No one knows precisely where or when fish and chips came together. Chips (pommes frites) had arrived in Britain from France in the eighteenth century. The first mention in 1854 was when a leading chef included ‘thin cut potatoes cooked in oil’ in his recipe book, Shilling Cookery. Around this time fish warehouses sold fried fish and bread, with mention of them in Charles Dickens’ novel Oliver Twist published in 1830. 

There are claims to the first ‘chippie’ (fish and chip shop) from Lancashire in the North and London in the South of England. Whoever it may have been, the trade grew to feed a rapidly expanding population, reaching a staggering 35,000 shops in the 1930’s, levelling to around 11,000 now. The Federation of Fish Friers in the UK claim that in 1995 the British consumed 300 million servings of fish and chips equating to six servings for every man woman and child in the country. The record for the largest number of portions sold in one day by an independent fish and chip shop is over 4,000.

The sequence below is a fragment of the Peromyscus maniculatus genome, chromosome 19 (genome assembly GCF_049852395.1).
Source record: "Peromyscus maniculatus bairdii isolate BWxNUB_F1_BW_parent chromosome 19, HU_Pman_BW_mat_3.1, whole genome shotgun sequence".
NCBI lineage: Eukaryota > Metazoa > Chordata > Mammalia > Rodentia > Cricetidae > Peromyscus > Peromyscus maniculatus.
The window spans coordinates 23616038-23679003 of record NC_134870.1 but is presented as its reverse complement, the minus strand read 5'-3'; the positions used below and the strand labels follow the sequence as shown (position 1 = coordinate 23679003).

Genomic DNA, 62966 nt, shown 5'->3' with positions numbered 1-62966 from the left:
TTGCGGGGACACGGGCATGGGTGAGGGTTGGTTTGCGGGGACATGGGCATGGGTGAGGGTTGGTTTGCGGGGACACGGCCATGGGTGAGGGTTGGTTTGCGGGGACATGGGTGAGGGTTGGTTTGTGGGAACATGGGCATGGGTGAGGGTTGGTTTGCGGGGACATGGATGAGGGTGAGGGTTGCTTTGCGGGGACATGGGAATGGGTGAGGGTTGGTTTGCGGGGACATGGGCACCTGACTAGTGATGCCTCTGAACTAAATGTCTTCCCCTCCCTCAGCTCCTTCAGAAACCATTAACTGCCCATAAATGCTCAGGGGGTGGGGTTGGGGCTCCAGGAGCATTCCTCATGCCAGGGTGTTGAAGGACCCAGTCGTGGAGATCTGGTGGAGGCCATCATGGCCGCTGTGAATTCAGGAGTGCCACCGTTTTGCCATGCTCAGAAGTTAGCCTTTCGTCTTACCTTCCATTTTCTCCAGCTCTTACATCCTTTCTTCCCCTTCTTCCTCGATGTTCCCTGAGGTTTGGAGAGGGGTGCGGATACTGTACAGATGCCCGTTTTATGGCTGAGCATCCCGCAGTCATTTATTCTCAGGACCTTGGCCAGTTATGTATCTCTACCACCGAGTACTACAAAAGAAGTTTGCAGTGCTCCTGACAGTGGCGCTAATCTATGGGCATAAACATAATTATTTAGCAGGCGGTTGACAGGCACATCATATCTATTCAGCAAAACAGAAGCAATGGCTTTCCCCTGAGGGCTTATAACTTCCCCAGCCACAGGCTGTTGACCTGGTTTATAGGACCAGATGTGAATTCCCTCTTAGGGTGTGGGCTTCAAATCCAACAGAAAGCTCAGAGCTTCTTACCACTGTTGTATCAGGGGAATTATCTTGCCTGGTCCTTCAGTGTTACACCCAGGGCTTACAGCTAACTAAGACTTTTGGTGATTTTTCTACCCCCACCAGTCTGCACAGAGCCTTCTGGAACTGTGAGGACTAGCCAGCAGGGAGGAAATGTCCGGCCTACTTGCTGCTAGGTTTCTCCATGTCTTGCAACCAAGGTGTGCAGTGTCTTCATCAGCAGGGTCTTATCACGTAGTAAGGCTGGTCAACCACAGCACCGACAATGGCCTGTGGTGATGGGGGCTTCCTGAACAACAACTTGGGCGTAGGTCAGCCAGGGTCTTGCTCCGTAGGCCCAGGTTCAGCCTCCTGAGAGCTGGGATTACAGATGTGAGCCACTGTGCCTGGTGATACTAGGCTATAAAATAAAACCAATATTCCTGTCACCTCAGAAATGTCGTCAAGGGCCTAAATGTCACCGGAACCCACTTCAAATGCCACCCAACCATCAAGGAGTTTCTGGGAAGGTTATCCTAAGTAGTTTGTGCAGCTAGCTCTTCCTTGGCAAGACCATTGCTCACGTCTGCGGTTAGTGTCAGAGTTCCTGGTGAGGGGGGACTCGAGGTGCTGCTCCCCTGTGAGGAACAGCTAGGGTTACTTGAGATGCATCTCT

Fish and chips helped feed the masses during the First World War and were one of only a few foods not rationed in the Second.

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